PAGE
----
Are there degrees in which we can love Jesus? Do some people love Him more than others? In our politically correct culture—even within the Church—we shy away from making such distinctions. We don’t want to step on anyone’s toes and imply that there are some people who just seem to have a much deeper love for God than others.
Yet it is a distinction that Christ made.
When visiting with Simon the leper, who was also a Pharisee, one day in his home, the crowd all around Jesus suddenly stopped. Their gaze was firmly implanted on a young woman who was weeping inconsolably. She was at Jesus’ feet, washing them with a mixture of tears and fragrant oil. On two occasions Luke tells us she was a “sinner,” as if this made her different than anyone else. But this was a deliberate designation on his part.
Simon, the great host, was scandalized by this lady’s maneuver. There is a plethora of reasons as to why this was so, but, suffice it to say, he was disturbed that someone was stealing his thunder and embarrassed by the fact that she was doing to Jesus that which he, himself, should have been doing. And so, in his heart, he tried to justify his own lack of love by trying to undermine Christ’s divinity.
And so Jesus, reading his heart, tells an amazingly subtle story, helping Simon see the big picture. “There was a certain creditor who had two debtors,” Jesus said to Simon, “One owed five hundred denarii, and the other fifty. And when they had nothing with which to repay, he freely forgave them both. Tell Me, therefore, which of them will love him more?” (Luke 7:41-42).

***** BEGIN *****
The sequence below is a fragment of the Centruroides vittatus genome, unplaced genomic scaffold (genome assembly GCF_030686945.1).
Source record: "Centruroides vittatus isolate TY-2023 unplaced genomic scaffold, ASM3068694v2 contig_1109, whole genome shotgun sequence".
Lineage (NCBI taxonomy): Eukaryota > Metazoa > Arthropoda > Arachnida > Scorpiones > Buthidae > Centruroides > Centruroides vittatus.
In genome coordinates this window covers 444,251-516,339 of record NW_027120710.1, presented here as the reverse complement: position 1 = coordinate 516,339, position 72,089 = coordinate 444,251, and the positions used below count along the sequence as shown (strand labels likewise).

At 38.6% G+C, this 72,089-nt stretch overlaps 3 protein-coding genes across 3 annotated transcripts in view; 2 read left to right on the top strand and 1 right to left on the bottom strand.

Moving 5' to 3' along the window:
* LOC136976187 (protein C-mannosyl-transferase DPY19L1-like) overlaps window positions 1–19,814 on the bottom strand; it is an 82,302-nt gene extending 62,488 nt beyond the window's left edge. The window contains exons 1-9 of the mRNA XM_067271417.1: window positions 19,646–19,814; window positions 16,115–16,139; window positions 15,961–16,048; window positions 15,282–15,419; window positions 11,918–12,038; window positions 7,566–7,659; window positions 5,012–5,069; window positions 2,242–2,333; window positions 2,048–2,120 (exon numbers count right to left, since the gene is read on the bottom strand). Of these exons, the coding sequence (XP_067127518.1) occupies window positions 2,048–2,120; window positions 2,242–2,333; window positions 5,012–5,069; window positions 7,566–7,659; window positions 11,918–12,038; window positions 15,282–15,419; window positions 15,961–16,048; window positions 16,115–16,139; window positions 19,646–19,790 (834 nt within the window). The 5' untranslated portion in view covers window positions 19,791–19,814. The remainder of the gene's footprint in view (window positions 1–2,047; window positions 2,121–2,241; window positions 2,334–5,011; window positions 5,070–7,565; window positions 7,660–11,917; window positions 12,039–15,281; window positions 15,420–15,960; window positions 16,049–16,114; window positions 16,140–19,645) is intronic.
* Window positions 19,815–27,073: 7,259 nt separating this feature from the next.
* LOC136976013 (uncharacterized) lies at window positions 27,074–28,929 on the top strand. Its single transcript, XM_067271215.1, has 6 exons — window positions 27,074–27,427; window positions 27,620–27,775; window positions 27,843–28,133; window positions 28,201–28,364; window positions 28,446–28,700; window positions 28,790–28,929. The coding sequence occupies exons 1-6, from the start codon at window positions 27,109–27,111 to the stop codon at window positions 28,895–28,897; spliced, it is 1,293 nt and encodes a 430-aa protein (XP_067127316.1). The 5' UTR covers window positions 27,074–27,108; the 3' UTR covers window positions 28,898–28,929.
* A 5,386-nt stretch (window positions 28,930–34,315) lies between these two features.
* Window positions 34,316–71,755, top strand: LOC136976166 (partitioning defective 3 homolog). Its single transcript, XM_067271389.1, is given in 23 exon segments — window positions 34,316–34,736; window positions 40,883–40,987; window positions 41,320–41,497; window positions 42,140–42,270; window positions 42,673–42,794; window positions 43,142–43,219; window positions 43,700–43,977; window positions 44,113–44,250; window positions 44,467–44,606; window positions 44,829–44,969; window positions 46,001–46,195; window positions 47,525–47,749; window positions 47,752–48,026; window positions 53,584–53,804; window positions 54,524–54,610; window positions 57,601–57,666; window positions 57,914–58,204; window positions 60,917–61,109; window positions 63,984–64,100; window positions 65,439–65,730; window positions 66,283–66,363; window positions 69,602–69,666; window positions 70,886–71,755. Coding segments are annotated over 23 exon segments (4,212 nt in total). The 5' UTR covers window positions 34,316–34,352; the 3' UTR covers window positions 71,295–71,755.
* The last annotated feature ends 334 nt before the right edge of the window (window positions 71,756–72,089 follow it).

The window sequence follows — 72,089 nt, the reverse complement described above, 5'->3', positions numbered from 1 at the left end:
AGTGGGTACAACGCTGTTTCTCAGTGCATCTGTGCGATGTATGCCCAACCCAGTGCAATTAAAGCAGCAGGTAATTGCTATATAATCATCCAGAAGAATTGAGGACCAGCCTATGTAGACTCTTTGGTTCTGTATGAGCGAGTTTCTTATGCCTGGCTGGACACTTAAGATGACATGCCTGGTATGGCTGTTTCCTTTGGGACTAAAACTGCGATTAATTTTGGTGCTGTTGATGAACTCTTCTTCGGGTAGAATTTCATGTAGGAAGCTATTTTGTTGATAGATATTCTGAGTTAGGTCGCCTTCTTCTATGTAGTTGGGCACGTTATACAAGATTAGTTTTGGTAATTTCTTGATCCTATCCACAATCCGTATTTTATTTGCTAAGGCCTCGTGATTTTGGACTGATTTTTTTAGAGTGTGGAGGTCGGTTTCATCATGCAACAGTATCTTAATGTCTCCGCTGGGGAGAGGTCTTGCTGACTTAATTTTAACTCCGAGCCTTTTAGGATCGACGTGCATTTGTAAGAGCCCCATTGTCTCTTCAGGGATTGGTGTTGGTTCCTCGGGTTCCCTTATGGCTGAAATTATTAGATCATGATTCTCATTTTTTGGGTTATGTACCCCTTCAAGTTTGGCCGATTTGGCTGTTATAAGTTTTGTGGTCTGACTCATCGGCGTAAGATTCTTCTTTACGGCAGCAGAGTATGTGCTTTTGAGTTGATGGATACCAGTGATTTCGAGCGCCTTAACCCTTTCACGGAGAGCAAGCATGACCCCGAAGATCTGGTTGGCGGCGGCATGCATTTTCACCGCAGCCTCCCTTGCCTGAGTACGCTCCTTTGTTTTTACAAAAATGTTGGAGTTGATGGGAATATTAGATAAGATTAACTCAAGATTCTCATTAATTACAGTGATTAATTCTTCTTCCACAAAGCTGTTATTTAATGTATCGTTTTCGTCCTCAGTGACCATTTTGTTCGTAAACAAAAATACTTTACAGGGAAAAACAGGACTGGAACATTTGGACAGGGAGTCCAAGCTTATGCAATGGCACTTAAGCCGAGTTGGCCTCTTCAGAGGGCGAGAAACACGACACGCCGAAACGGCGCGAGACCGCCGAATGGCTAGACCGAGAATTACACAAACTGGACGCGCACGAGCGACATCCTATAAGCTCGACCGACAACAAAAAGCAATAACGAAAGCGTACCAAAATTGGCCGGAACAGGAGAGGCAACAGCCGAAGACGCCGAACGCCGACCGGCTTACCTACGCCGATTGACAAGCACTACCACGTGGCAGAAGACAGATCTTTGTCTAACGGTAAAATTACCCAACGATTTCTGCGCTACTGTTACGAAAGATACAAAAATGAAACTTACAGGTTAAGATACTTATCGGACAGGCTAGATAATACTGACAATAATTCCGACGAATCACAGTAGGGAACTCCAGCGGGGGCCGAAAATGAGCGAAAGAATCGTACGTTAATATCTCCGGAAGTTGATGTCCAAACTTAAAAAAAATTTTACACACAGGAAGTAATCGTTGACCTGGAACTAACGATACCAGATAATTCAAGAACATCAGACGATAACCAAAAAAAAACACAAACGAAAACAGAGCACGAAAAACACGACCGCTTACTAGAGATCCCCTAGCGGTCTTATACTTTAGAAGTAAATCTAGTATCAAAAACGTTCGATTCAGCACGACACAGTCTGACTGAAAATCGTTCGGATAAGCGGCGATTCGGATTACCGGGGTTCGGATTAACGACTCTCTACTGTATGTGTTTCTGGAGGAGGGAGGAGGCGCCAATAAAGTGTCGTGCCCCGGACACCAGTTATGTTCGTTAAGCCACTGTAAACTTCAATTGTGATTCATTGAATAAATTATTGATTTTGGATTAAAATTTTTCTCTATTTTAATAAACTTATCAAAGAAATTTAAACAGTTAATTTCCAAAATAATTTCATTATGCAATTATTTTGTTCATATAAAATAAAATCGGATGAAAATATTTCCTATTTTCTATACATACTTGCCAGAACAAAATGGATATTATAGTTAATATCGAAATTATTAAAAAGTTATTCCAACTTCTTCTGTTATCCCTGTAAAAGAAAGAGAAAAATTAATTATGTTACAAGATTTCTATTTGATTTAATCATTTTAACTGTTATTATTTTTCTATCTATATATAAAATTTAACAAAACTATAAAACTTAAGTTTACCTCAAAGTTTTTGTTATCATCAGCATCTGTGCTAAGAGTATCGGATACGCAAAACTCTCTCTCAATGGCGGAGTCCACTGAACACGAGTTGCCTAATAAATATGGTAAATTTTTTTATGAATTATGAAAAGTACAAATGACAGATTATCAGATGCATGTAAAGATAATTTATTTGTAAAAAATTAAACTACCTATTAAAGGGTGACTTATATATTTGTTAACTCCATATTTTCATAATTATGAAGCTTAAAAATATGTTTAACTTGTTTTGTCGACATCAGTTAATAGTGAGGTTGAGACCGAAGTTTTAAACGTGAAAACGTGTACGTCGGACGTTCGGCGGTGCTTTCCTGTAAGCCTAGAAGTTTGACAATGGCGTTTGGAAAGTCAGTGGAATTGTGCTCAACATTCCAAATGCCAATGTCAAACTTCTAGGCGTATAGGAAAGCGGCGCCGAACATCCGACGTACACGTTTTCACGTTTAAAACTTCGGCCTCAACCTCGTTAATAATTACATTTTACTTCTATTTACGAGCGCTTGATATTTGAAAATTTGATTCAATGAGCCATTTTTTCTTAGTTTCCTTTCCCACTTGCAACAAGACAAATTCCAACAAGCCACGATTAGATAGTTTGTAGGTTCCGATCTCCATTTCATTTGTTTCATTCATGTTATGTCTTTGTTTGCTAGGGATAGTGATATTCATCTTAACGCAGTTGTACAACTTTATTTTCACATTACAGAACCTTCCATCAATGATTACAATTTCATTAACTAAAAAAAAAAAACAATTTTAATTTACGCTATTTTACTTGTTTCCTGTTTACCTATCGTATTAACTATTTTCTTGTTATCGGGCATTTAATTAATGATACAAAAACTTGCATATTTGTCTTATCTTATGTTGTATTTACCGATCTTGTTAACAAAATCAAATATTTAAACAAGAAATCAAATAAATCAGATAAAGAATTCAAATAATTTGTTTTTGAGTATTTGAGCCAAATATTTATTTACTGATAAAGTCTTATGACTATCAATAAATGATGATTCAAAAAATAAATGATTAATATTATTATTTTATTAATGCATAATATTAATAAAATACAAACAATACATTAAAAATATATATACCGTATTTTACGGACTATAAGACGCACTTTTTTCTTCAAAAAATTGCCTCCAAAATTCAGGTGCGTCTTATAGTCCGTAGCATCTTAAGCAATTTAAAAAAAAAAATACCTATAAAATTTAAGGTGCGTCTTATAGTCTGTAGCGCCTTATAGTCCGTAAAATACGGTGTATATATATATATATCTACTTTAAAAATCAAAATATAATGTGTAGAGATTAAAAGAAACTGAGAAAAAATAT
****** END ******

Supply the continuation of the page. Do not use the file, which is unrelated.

Simon didn’t have to think long about it. He quickly blurted out, “I suppose the one whom he forgave more.” No doubt, Simon immediately knew he had just indicted himself. Notice that Jesus, at least in Luke’s account, does not say who had been forgiven more—whether it was the woman or Simon. But, at the very least, the woman felt she had been forgiven much. And Simon, for his part, should have felt the same indebtedness.
And this should be true of all of us. The reality is, the reason many—if not most—of us live our lives from day to day with little direction, little purpose, very little fervor for God and what He is all about, is because we probably do not realize just how much we been forgiven. We love little because we think we have been forgiven little. We love little because we do not really label ourselves a “sinner” like Luke was quick to label this woman.
And I think this is the key: we need to have a healthy balance between our understanding of our sinfulness and our understanding of how much we have been forgiven. It is only when this is achieved that we can “love much.” And then we can all come weeping at the feet of Jesus, willing to give up all for Him.